This union catalog contains records of books and other items in libraries worldwide. Items owned by UNLV Libraries are indicated; UNLV students, faculty and staff may request books via Document Delivery Services.
Music, film, broadcasting and theater industry trade publications published before 2000 including Variety, Billboard, New Musical Express, Broadcasting, The Stage, American Film, Picturegoer and more.
-- Explore the possibilities remaining for historical study. This book explores the possibilities remaining for historical study in the face of the current trends, including postcolonialism, postmodernism, and deconstruction, among others. This text is available in a variety of formats - digital and print. Pearson offers its titles on the devices students love through CourseSmart, Amazon, and more. Learning Goals Upon completing this text, readers will be able to: Understand how to examine trends in history. Understand how historical events influence today's world.
The traces of the Cold War are still visible in many places all around the world. It is the topic of exhibits and new museums, of memorial days and historic sites, of documentaries and movies, of arts and culture. There are historical and political controversies, both nationally and internationally, about how the history of the Cold War should be told and taught, how it should be represented and remembered.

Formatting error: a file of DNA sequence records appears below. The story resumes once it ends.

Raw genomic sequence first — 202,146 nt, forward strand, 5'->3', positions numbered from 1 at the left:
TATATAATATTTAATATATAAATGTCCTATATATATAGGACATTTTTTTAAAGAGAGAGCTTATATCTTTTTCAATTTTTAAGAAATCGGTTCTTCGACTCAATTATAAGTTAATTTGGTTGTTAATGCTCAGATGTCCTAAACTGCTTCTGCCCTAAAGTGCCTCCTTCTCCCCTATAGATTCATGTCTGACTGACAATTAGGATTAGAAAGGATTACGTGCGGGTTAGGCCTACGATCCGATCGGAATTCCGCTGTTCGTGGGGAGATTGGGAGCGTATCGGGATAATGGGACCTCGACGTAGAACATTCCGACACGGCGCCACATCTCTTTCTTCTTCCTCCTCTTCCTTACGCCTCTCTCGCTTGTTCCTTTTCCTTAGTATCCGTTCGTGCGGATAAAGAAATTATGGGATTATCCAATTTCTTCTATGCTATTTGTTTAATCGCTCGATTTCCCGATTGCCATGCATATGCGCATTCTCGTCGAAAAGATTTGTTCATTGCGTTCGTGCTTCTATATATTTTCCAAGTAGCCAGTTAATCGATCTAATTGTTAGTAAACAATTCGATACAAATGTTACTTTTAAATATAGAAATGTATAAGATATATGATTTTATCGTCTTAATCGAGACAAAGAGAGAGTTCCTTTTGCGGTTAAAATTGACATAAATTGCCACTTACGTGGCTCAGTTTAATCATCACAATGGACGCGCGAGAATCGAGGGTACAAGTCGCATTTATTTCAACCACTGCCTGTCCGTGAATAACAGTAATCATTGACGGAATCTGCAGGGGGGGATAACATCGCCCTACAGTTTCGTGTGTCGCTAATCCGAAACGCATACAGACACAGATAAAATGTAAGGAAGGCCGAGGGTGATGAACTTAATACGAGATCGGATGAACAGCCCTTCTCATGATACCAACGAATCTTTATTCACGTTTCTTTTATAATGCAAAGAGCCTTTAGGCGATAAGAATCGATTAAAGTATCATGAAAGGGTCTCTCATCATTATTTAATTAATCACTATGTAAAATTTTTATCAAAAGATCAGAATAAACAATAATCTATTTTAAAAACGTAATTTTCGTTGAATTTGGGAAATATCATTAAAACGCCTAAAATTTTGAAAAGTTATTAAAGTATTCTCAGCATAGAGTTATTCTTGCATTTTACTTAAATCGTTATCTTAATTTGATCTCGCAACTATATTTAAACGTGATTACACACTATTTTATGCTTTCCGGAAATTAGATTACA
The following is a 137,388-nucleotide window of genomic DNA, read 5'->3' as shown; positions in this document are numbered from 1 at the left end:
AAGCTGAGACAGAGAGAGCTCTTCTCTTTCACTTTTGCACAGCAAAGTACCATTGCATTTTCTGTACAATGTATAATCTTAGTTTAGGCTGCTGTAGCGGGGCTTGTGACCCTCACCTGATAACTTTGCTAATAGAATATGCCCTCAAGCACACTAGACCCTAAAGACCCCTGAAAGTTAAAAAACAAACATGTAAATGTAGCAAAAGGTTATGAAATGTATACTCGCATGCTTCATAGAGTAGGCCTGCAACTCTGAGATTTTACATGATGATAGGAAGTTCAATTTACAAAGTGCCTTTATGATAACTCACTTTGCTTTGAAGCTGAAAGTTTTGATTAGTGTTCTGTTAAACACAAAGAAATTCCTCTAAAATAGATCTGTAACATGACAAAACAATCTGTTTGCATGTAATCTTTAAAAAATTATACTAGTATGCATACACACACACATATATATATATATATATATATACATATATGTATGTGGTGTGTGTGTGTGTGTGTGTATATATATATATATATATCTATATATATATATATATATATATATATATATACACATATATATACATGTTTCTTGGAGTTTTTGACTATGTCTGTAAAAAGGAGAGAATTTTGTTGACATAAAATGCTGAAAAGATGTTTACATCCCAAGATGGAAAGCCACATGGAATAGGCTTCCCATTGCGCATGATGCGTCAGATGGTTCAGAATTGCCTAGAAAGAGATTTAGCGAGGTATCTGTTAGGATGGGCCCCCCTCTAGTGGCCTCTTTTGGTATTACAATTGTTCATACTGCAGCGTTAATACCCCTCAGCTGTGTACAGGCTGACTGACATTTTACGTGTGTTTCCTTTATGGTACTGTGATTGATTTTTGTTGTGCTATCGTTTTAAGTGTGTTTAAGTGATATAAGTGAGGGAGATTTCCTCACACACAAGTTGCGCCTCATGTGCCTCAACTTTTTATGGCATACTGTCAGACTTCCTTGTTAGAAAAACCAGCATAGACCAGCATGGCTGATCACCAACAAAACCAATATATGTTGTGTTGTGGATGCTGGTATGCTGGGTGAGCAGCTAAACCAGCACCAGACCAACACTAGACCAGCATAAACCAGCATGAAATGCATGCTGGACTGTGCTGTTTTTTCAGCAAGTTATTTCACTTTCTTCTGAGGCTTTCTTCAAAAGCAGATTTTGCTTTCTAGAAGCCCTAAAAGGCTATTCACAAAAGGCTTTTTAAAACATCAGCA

Images of the assassination of John F. Kennedy are burned deeply into the memories of millions who watched the events of November 1963 unfold live on television. Never before had America seen an event of this magnitude as it happened. But what is it we remember? How did the near chaos of the shooting and its aftermath get transformed into a seamless story of epic proportions? In this book, Barbie Zelizer explores the way we learned about and came to make sense of the killing of the president. Covering the Body (the title refers to the charge given journalists to follow a president) is a powerful reassessment of the media's role in shaping our collective memory of the assassination—at the same time as it used the assassination coverage to legitimize its own role as official interpreter of American reality. Of the more than fifty reporters covering Kennedy in Dallas, no one actually saw the assassination. And faced with a monumentally important story that was continuously breaking, most journalists had no time to verify leads or substantiate reports. Rather, they took discrete moments of their stories and turned them into one coherent narrative, blurring what was and was not "professional" about their coverage. Through incisive analyses of the many accounts and investigations in the years since the shooting, Zelizer reveals how journalists used the assassination not just to relay the news but to address the issues they saw as central to the profession and to promote themselves as cultural authorities. Indeed, argues Zelizer, these motivations are still alive and are at the core of the controversy surrounding Oliver Stone's movie, JFK. At its heart, Covering the Body raises serious questions about the role of the media in defining our reality, and shaping our myths and memories. In tracing how journalists attempted to answer questions that still trouble most Americans, Zelizer offers a fascinating analysis of the role of the media as cultural authorities.